Why Go Raw? The Restorative Powers of Enzymes

Two months into my raw food adventure and I consistently get asked two questions from incredulous friends, family and clients; why raw? And OMG aren’t you starving???

Rest assured I am most definitely not starving. It goes against my cultural DNA to starve. I am a descendant of Cuban and Spanish people whose love of food rivals their love of dance, so if I were starving I would have stopped this long, long ago. While it is most certainly a challenge, especially while traveling or dining out with friends, I don’t find that I get hungry as often as before and am quite satisfied with what I’m eating. Don’t get me wrong, when I dined at Candle Café with a friend of mine last night and the only option available to me was a mixed salad with avocado, I did indeed look longingly at her grilled seitan in a black bean sauce with quinoa, but alas, I persevered. And I don’t even like seitan! In fact, seitan is all gluten and probably one of the worst things you can eat. But I digress…

So, why raw? Why not vegan or macrobiotic? Why take it to such an extreme? Well… because time marches on, and like Dolly Parton said in Steel Magnolia’s, it is marching right across my face! Seriously though, although I think I look fit and healthy and well, there is no doubt that time is a passin’. After celebrating my 44th birthday this past March I took an inventory of my habits, my life and my goals and aspirations for the future. Hopefully, I will live as long as I’ve lived thus far, but of course it won’t feel like it.  I have a lot I want to do, and I am aware that in order to make it happen, optimal health and nutrition will be the key element that allows everything else to fall into place. So in order to make it all happen, I decided to see what all the hoopla about a raw food diet was about and challenge myself to take it on as a lifestyle for 6 months.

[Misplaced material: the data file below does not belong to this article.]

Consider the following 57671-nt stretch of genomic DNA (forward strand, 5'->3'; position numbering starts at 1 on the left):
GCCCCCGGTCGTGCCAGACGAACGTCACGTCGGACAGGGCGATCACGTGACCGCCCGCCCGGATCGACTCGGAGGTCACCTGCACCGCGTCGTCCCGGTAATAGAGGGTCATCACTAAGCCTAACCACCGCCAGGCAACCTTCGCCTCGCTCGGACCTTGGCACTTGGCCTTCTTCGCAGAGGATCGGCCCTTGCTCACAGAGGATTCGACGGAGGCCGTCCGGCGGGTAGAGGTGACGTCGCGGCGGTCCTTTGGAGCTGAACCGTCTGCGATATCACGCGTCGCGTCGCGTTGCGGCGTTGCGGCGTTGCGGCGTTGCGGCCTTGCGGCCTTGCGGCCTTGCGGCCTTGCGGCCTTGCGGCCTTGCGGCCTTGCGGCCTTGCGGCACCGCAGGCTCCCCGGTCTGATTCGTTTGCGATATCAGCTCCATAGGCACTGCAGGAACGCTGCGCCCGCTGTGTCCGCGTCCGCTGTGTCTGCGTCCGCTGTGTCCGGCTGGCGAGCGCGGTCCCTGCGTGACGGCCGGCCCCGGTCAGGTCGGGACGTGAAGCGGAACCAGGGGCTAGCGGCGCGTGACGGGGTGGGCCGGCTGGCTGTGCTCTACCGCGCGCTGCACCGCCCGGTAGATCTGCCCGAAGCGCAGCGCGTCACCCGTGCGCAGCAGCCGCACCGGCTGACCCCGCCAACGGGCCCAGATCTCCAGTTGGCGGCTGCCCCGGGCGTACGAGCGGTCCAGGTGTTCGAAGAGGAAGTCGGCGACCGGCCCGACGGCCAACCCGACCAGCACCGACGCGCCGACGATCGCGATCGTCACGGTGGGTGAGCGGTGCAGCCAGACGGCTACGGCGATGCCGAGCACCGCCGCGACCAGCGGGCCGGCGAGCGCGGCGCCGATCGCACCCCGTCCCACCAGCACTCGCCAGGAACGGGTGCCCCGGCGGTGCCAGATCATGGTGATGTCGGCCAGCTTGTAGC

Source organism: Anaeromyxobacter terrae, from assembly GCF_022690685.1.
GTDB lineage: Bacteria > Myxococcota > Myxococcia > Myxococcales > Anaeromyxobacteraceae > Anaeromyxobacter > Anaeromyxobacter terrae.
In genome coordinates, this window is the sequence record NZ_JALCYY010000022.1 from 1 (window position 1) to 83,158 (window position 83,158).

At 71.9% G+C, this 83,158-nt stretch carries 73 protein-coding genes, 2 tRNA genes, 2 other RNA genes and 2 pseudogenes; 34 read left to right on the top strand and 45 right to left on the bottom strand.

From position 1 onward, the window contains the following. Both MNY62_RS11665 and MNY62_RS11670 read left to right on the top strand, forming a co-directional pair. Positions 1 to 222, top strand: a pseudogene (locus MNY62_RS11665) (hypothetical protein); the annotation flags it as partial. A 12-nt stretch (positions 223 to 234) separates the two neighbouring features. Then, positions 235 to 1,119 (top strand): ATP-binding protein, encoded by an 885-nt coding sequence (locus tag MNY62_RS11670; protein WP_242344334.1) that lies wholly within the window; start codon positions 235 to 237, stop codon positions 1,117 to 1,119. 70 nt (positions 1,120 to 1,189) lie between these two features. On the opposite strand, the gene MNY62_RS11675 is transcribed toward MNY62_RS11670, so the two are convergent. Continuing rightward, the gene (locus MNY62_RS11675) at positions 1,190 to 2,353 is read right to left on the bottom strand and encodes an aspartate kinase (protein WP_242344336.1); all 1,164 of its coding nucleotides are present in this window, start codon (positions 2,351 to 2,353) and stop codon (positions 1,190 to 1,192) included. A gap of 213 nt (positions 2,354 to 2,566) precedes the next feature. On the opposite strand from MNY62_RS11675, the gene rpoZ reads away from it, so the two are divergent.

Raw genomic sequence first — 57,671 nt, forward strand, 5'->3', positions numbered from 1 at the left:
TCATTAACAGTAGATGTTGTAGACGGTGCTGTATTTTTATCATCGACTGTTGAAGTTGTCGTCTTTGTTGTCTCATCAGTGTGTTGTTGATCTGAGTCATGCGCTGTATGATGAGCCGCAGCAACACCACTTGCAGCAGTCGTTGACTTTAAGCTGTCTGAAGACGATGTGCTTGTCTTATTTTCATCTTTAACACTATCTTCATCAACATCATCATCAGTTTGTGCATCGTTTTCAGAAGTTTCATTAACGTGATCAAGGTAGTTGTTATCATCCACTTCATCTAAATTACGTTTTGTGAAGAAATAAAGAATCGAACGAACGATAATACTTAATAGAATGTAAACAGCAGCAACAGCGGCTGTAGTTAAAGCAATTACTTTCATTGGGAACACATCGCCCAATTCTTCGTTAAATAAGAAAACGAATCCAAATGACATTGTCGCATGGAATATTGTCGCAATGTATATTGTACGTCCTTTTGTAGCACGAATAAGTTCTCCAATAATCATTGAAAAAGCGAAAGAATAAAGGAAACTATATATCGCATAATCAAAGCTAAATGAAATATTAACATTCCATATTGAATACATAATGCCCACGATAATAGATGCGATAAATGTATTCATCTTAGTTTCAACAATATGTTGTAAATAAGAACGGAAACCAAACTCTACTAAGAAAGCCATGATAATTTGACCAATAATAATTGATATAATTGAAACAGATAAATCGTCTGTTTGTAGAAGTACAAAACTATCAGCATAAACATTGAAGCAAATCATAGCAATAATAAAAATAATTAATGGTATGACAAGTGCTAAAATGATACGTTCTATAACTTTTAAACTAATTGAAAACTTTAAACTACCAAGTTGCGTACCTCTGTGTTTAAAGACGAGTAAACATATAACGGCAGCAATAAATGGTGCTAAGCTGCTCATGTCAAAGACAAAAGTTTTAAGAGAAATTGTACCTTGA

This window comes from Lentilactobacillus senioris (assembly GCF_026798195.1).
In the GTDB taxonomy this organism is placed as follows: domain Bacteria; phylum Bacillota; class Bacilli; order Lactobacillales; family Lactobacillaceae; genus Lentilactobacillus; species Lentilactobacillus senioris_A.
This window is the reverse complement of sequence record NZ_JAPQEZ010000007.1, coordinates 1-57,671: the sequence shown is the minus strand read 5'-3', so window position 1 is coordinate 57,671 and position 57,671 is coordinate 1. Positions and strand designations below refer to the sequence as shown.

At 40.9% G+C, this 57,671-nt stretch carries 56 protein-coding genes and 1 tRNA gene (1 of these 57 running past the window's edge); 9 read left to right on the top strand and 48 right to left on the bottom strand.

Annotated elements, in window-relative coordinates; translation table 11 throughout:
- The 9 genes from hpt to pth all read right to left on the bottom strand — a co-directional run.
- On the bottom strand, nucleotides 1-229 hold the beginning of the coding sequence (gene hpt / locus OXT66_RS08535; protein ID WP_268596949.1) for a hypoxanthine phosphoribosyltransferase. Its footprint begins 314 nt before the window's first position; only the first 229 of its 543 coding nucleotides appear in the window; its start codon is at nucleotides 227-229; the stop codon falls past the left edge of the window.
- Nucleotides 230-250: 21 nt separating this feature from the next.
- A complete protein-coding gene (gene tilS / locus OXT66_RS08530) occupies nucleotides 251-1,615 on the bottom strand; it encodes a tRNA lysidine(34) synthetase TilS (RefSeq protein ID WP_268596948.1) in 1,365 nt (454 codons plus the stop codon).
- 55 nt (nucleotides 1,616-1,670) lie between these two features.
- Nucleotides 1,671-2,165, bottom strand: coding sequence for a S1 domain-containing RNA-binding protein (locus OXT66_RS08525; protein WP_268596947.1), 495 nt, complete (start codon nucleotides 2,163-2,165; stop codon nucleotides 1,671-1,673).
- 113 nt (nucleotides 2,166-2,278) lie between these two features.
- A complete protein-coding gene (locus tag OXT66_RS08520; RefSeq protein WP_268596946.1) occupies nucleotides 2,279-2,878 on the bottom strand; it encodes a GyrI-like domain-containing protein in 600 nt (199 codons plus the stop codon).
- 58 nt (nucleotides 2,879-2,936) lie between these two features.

So, how is raw better than just strait out veganism? How is it better than Macrobiotics?  What are the benefits of a raw diet in regards to health? It is all about the enzymes.

The Restorative Power of Enzymes

Enzymes are proteins that help to speed up chemical reactions. They help us digest our food, detoxify our liver, prevent cancer cell proliferation, and prevent inflammation. Without enzymes we would not be able to survive, so as you can well imagine they are very important. In addition the enzymes created in our bodies, there are also enzymes in food. These enzymes facilitate the digestive process, insuring proper digestion, absorption and assimilation of nutrients. But if you cook your food beyond 118 degrees, these enzymes break down and are destroyed, placing the entire burden of digestion on the enzymes that exist in your saliva, stomach, small intestine and those secreted by the pancreas. No problem, right? I mean, shouldn’t we have sufficient enzymes in our bodies to manage that? Well, mostly, yes. Unless you are over the age of 40.